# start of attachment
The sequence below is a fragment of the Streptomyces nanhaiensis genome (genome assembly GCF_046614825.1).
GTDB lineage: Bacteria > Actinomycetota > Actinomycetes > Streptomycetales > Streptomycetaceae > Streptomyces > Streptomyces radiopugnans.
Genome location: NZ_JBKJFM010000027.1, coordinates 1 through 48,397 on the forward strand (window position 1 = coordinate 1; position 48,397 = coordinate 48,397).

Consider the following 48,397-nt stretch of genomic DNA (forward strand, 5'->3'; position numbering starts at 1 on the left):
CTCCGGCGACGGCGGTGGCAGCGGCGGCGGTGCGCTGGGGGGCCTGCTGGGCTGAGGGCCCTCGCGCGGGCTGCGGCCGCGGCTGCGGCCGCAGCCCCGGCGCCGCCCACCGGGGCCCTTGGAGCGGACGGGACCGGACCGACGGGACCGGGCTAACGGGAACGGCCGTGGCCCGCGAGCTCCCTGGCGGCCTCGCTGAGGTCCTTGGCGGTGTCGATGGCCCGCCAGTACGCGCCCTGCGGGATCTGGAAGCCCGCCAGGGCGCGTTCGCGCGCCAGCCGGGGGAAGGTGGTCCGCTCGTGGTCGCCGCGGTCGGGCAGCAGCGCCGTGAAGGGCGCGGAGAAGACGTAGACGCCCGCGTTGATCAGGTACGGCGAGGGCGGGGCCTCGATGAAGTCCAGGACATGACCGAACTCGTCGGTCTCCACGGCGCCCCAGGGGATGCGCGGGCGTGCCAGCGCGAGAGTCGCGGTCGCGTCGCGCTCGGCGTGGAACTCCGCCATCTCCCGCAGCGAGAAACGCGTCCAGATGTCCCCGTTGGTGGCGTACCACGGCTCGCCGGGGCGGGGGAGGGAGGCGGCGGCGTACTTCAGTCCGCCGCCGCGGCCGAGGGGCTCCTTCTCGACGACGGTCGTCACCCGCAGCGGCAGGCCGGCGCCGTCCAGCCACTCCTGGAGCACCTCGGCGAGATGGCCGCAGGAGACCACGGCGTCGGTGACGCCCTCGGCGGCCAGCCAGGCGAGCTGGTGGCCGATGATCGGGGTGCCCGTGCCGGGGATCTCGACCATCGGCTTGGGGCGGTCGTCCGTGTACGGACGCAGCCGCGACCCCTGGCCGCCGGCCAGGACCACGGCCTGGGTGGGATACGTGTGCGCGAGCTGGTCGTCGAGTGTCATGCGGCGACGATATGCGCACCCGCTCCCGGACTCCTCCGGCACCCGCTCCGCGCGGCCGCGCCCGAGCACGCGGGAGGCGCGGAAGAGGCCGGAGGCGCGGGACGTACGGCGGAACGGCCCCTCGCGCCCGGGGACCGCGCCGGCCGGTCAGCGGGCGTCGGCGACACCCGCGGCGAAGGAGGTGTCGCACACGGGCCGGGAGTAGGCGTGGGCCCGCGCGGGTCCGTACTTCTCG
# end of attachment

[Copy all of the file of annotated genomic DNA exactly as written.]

The sequence below is a fragment of the Streptomyces nanhaiensis genome (genome assembly GCF_046614825.1).
GTDB lineage: Bacteria > Actinomycetota > Actinomycetes > Streptomycetales > Streptomycetaceae > Streptomyces > Streptomyces radiopugnans.
Genome location: NZ_JBKJFM010000027.1, coordinates 1 through 48,397 on the forward strand (window position 1 = coordinate 1; position 48,397 = coordinate 48,397).

Consider the following 48,397-nt stretch of genomic DNA (forward strand, 5'->3'; position numbering starts at 1 on the left):
CTCCGGCGACGGCGGTGGCAGCGGCGGCGGTGCGCTGGGGGGCCTGCTGGGCTGAGGGCCCTCGCGCGGGCTGCGGCCGCGGCTGCGGCCGCAGCCCCGGCGCCGCCCACCGGGGCCCTTGGAGCGGACGGGACCGGACCGACGGGACCGGGCTAACGGGAACGGCCGTGGCCCGCGAGCTCCCTGGCGGCCTCGCTGAGGTCCTTGGCGGTGTCGATGGCCCGCCAGTACGCGCCCTGCGGGATCTGGAAGCCCGCCAGGGCGCGTTCGCGCGCCAGCCGGGGGAAGGTGGTCCGCTCGTGGTCGCCGCGGTCGGGCAGCAGCGCCGTGAAGGGCGCGGAGAAGACGTAGACGCCCGCGTTGATCAGGTACGGCGAGGGCGGGGCCTCGATGAAGTCCAGGACATGACCGAACTCGTCGGTCTCCACGGCGCCCCAGGGGATGCGCGGGCGTGCCAGCGCGAGAGTCGCGGTCGCGTCGCGCTCGGCGTGGAACTCCGCCATCTCCCGCAGCGAGAAACGCGTCCAGATGTCCCCGTTGGTGGCGTACCACGGCTCGCCGGGGCGGGGGAGGGAGGCGGCGGCGTACTTCAGTCCGCCGCCGCGGCCGAGGGGCTCCTTCTCGACGACGGTCGTCACCCGCAGCGGCAGGCCGGCGCCGTCCAGCCACTCCTGGAGCACCTCGGCGAGATGGCCGCAGGAGACCACGGCGTCGGTGACGCCCTCGGCGGCCAGCCAGGCGAGCTGGTGGCCGATGATCGGGGTGCCCGTGCCGGGGATCTCGACCATCGGCTTGGGGCGGTCGTCCGTGTACGGACGCAGCCGCGACCCCTGGCCGCCGGCCAGGACCACGGCCTGGGTGGGATACGTGTGCGCGAGCTGGTCGTCGAGTGTCATGCGGCGACGATATGCGCACCCGCTCCCGGACTCCTCCGGCACCCGCTCCGCGCGGCCGCGCCCGAGCACGCGGGAGGCGCGGAAGAGGCCGGAGGCGCGGGACGTACGGCGGAACGGCCCCTCGCGCCCGGGGACCGCGCCGGCCGGTCAGCGGGCGTCGGCGACACCCGCGGCGAAGGAGGTGTCGCACACGGGCCGGGAGTAGGCGTGGGCCCGCGCGGGTCCGTACTTCTCG